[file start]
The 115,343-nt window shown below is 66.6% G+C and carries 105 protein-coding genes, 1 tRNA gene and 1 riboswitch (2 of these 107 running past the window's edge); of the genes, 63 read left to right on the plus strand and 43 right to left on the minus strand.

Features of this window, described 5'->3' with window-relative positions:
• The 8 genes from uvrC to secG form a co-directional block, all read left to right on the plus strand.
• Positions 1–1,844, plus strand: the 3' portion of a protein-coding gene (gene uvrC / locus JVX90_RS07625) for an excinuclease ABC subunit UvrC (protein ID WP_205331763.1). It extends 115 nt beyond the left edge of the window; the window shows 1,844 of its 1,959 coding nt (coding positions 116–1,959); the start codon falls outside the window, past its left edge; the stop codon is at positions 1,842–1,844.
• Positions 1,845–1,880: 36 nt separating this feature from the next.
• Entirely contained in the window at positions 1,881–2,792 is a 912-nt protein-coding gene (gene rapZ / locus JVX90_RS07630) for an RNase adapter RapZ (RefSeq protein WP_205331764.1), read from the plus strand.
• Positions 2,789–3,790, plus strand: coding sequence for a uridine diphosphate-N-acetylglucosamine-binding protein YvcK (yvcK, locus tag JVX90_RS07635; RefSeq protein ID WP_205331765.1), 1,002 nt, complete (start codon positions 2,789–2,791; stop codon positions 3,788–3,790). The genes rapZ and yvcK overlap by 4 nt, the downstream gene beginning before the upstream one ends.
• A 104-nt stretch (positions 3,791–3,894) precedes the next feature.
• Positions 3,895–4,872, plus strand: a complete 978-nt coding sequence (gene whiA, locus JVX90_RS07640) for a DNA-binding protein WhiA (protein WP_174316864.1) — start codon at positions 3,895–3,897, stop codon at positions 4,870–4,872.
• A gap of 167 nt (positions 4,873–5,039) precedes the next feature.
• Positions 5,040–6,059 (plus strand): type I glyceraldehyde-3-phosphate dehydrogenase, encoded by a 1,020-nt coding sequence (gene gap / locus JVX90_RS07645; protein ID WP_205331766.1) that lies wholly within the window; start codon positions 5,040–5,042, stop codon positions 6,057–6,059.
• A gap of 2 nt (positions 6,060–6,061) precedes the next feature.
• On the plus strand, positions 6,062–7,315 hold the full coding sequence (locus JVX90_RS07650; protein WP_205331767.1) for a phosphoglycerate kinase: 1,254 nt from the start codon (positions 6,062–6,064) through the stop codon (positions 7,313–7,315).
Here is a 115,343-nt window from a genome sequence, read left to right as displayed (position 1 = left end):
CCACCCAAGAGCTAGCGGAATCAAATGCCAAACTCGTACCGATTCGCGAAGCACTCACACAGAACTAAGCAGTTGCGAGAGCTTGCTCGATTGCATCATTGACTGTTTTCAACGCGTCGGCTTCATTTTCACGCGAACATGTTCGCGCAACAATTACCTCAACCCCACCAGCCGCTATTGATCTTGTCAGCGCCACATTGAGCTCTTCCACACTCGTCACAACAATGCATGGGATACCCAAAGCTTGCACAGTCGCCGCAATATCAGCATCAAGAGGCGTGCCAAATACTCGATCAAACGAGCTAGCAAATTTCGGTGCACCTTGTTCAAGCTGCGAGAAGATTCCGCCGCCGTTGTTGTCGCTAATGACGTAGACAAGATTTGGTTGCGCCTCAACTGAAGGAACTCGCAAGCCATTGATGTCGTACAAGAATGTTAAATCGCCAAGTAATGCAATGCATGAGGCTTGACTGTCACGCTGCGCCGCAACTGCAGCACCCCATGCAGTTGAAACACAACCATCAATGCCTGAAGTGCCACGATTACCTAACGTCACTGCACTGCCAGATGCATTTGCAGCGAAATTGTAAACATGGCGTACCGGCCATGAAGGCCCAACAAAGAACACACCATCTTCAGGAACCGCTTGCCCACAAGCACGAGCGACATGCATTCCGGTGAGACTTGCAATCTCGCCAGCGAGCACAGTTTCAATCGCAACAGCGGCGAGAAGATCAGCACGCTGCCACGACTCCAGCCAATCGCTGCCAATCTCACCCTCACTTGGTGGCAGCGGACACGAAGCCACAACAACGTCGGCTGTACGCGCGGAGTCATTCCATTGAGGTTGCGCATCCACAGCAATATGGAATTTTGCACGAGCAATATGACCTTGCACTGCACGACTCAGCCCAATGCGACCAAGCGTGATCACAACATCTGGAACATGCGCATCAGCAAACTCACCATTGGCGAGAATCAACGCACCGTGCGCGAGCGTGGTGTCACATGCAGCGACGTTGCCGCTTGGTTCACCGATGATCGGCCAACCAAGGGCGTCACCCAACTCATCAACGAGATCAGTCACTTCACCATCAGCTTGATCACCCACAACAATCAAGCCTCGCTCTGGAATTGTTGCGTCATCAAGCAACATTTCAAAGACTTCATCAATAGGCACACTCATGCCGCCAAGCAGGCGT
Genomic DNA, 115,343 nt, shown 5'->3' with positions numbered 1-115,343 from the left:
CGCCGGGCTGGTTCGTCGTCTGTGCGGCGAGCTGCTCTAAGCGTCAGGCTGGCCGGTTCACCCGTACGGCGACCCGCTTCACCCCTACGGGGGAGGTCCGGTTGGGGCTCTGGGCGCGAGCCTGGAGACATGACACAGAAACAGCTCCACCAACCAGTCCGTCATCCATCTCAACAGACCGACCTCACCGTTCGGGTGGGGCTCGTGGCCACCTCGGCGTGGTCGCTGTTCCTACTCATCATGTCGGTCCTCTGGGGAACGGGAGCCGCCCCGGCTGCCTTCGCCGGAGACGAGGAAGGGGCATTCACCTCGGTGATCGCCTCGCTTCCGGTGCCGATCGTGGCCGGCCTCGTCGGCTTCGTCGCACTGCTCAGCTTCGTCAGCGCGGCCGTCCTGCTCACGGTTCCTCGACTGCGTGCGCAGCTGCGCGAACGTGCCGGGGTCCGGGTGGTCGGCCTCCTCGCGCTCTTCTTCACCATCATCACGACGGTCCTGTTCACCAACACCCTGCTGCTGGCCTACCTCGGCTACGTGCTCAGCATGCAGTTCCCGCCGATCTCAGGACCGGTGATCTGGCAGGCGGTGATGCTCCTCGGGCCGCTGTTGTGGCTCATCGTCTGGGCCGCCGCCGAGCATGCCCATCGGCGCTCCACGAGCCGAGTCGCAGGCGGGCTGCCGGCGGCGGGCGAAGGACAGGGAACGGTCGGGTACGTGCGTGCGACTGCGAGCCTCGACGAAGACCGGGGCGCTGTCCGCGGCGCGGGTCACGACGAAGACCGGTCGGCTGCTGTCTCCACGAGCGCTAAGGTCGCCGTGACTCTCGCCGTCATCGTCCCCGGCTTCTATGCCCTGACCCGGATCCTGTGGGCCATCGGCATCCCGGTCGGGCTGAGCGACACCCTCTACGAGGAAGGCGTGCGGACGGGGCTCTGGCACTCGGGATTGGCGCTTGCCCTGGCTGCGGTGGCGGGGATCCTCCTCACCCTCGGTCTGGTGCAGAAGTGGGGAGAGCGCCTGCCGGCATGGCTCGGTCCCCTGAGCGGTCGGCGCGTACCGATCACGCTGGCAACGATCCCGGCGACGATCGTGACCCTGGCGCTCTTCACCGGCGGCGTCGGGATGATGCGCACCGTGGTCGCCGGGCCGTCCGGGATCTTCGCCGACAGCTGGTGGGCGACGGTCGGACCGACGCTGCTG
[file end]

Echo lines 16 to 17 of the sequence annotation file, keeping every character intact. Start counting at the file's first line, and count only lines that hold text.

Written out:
Genomic DNA, 115,343 nt, shown 5'->3' with positions numbered 1-115,343 from the left:
CGCCGGGCTGGTTCGTCGTCTGTGCGGCGAGCTGCTCTAAGCGTCAGGCTGGCCGGTTCACCCGTACGGCGACCCGCTTCACCCCTACGGGGGAGGTCCGGTTGGGGCTCTGGGCGCGAGCCTGGAGACATGACACAGAAACAGCTCCACCAACCAGTCCGTCATCCATCTCAACAGACCGACCTCACCGTTCGGGTGGGGCTCGTGGCCACCTCGGCGTGGTCGCTGTTCCTACTCATCATGTCGGTCCTCTGGGGAACGGGAGCCGCCCCGGCTGCCTTCGCCGGAGACGAGGAAGGGGCATTCACCTCGGTGATCGCCTCGCTTCCGGTGCCGATCGTGGCCGGCCTCGTCGGCTTCGTCGCACTGCTCAGCTTCGTCAGCGCGGCCGTCCTGCTCACGGTTCCTCGACTGCGTGCGCAGCTGCGCGAACGTGCCGGGGTCCGGGTGGTCGGCCTCCTCGCGCTCTTCTTCACCATCATCACGACGGTCCTGTTCACCAACACCCTGCTGCTGGCCTACCTCGGCTACGTGCTCAGCATGCAGTTCCCGCCGATCTCAGGACCGGTGATCTGGCAGGCGGTGATGCTCCTCGGGCCGCTGTTGTGGCTCATCGTCTGGGCCGCCGCCGAGCATGCCCATCGGCGCTCCACGAGCCGAGTCGCAGGCGGGCTGCCGGCGGCGGGCGAAGGACAGGGAACGGTCGGGTACGTGCGTGCGACTGCGAGCCTCGACGAAGACCGGGGCGCTGTCCGCGGCGCGGGTCACGACGAAGACCGGTCGGCTGCTGTCTCCACGAGCGCTAAGGTCGCCGTGACTCTCGCCGTCATCGTCCCCGGCTTCTATGCCCTGACCCGGATCCTGTGGGCCATCGGCATCCCGGTCGGGCTGAGCGACACCCTCTACGAGGAAGGCGTGCGGACGGGGCTCTGGCACTCGGGATTGGCGCTTGCCCTGGCTGCGGTGGCGGGGATCCTCCTCACCCTCGGTCTGGTGCAGAAGTGGGGAGAGCGCCTGCCGGCATGGCTCGGTCCCCTGAGCGGTCGGCGCGTACCGATCACGCTGGCAACGATCCCGGCGACGATCGTGACCCTGGCGCTCTTCACCGGCGGCGTCGGGATGATGCGCACCGTGGTCGCCGGGCCGTCCGGGATCTTCGCCGACAGCTGGTGGGCGACGGTCGGACCGACGCTGCTG